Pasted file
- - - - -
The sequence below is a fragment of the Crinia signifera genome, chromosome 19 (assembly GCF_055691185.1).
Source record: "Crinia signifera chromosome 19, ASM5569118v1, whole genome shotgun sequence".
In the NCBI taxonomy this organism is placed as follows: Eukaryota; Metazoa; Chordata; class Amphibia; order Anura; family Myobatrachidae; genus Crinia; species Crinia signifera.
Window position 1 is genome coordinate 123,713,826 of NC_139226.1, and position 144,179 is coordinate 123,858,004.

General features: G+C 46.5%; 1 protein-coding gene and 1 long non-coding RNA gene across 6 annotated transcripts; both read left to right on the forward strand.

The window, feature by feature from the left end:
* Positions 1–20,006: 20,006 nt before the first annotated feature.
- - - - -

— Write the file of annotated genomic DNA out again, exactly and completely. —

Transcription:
The sequence below is a fragment of the Crinia signifera genome, chromosome 19 (assembly GCF_055691185.1).
Source record: "Crinia signifera chromosome 19, ASM5569118v1, whole genome shotgun sequence".
In the NCBI taxonomy this organism is placed as follows: Eukaryota; Metazoa; Chordata; class Amphibia; order Anura; family Myobatrachidae; genus Crinia; species Crinia signifera.
Window position 1 is genome coordinate 123,713,826 of NC_139226.1, and position 144,179 is coordinate 123,858,004.

General features: G+C 46.5%; 1 protein-coding gene and 1 long non-coding RNA gene across 6 annotated transcripts; both read left to right on the forward strand.

The window, feature by feature from the left end:
* Positions 1–20,006: 20,006 nt before the first annotated feature.